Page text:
- Women who engaged in sexual activity weekly were 28 percent less likely to experience menopause at any given age compared to those who engaged in sexual activity less than monthly.
- Women who had sex monthly were 19 percent less likely to experience menopause compared to those who had sex less than monthly.
- Experts point out that this study indicates correlation, not causation, so women shouldn’t feel pressure to have more sex to delay menopause.
Women who participate in sexual activity more frequently may have a lower risk for early menopause, a new study claims.
According to a study published this week in Royal Society Open Science, those who engaged in sexual activity weekly were 28 percent less likely to experience menopause at any given age compared with those who engaged in sexual activity less than monthly.
Those who had sex monthly were 19 percent less likely to experience menopause compared with those who had sex less than monthly.
Authors define sexual activity as intercourse, oral sex, touching, or self-stimulation.
Helena Harder, PhD, research fellow at the University of Sussex, noted that the data is from a large, valid source, but believes more research is needed to understand the link — and define it.
“It is a link and the researchers can only speculate about possible causes for this link,” she said, citing that there could be causes for the link not mentioned in the report.
The study only included premenopausal women ages 42 to 52 at the first follow-up. It excluded women with early menopause, which is defined as before age 40, Jennifer Marino, PhD, a reproductive epidemiologist, told Healthline.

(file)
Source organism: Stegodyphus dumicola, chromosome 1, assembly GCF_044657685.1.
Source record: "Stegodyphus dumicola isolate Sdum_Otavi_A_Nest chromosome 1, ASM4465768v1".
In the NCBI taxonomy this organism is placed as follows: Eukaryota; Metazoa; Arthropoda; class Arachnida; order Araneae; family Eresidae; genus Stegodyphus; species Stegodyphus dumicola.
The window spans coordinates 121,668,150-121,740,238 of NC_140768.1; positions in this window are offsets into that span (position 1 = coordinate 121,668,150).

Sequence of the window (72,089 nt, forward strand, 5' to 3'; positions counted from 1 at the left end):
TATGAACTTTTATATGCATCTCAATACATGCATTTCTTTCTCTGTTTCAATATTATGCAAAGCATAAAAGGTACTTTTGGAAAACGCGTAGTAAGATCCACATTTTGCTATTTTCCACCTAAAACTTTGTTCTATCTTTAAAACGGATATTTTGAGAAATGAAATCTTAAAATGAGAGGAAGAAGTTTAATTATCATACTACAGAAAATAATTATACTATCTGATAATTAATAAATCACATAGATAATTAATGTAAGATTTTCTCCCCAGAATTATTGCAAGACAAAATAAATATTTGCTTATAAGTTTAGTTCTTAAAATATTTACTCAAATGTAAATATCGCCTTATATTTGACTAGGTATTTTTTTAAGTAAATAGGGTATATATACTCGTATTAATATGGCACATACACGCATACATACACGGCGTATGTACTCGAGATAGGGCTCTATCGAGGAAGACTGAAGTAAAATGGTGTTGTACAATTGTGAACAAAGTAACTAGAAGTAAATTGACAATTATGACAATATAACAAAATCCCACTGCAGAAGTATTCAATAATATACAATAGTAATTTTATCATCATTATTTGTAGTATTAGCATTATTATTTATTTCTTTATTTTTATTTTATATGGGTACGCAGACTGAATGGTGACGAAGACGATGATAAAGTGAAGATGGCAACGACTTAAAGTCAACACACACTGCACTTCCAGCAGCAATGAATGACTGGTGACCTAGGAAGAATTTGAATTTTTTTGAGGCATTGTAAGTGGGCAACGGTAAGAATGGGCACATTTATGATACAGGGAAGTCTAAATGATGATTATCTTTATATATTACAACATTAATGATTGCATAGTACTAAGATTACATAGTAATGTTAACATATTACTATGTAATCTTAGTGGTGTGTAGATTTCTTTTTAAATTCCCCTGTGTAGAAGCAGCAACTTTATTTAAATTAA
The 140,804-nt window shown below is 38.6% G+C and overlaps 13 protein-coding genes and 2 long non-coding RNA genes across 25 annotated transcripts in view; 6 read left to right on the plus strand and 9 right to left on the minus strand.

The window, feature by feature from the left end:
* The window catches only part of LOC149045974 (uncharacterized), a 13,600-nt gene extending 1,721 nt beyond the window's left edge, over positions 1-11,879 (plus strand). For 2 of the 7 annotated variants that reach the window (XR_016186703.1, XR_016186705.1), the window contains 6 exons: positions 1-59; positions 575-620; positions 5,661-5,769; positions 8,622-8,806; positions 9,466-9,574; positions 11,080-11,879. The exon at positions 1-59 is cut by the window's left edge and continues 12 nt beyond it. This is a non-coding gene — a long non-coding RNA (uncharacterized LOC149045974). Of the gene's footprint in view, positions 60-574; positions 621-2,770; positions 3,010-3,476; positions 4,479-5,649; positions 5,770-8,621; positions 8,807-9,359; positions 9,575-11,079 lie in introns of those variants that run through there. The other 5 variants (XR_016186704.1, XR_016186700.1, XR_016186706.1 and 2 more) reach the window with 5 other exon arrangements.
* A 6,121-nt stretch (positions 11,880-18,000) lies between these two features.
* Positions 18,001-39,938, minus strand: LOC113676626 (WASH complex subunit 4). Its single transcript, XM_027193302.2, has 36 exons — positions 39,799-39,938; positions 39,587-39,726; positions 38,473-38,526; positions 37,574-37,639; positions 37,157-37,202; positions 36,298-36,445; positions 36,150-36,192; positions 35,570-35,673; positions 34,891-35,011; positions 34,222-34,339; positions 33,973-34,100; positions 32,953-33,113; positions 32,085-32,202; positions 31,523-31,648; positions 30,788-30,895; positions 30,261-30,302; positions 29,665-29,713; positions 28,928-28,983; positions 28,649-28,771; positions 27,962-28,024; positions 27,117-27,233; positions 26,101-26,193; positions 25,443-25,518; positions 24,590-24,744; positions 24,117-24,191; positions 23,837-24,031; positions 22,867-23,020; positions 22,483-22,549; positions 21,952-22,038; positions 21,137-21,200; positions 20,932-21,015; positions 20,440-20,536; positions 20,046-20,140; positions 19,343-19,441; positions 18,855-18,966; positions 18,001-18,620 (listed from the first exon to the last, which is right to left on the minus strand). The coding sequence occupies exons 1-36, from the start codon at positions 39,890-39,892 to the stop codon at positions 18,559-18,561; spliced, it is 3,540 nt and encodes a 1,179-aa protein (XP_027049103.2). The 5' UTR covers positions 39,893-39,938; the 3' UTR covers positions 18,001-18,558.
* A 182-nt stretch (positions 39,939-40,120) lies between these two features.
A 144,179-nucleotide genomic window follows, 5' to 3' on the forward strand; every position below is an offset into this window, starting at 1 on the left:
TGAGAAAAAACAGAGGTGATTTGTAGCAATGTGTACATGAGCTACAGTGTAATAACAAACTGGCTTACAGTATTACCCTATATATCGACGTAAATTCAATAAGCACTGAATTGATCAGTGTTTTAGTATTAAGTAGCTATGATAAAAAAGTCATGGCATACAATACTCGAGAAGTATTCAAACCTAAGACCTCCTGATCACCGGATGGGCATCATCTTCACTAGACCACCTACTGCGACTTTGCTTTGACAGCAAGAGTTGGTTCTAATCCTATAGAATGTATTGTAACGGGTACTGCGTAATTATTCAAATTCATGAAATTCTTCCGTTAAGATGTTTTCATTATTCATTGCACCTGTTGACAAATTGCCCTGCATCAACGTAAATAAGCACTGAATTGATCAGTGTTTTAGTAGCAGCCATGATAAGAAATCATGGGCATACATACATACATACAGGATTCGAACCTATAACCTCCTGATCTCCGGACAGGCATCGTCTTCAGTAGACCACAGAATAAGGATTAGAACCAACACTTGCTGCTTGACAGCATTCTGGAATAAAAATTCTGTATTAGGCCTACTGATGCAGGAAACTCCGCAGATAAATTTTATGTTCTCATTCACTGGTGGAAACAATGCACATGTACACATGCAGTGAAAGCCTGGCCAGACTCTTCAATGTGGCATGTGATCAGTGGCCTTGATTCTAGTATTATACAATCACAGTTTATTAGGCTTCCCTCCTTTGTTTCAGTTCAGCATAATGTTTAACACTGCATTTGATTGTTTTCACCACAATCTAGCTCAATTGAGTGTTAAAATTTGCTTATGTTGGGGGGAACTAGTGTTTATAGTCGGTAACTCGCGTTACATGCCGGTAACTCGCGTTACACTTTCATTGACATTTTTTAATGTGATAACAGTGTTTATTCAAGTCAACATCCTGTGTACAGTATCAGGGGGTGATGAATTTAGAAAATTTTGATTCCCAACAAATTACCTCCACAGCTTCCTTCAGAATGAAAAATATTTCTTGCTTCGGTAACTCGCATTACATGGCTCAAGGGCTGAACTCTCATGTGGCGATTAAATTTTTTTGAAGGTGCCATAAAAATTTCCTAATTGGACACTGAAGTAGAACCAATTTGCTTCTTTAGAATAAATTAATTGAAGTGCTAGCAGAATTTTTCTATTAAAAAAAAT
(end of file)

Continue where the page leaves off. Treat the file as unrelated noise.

“I think, even should this association eventually be shown to be causative, women should probably decide how often to have partnered sex based on how often they and their partners would like to have sex, rather than in an attempt to change the timing of their menopausal transition,” she said.
Data in the study comes from interviews with 2,936 women in the USA’s Study of Women’s Health Across the Nation (SWAN).
The mean age of respondents was 45 years old. Other demographic information of study respondents includes:
- on average, respondents had two children
- 48 percent were non-Hispanic Caucasians educated above the high school level
- 78 percent were married or in a relationship
- 68 percent were living with their partner
At the time of the first interview, none of them were in menopause but 46 percent were in early perimenopause, indicated by changes in period cycles and hot flashes. About 54 percent were premenopausal, having regular cycles with no perimenopause or menopause symptoms.
The researchers interviewed the women over a 10-year span. During that time, 45 percent of the women had natural menopause at the average age of 52.
They controlled for estrogen levels, education, BMI, race, smoking habits, age at first occurrence of menstruation, how old the women were during their first interview, and overall health.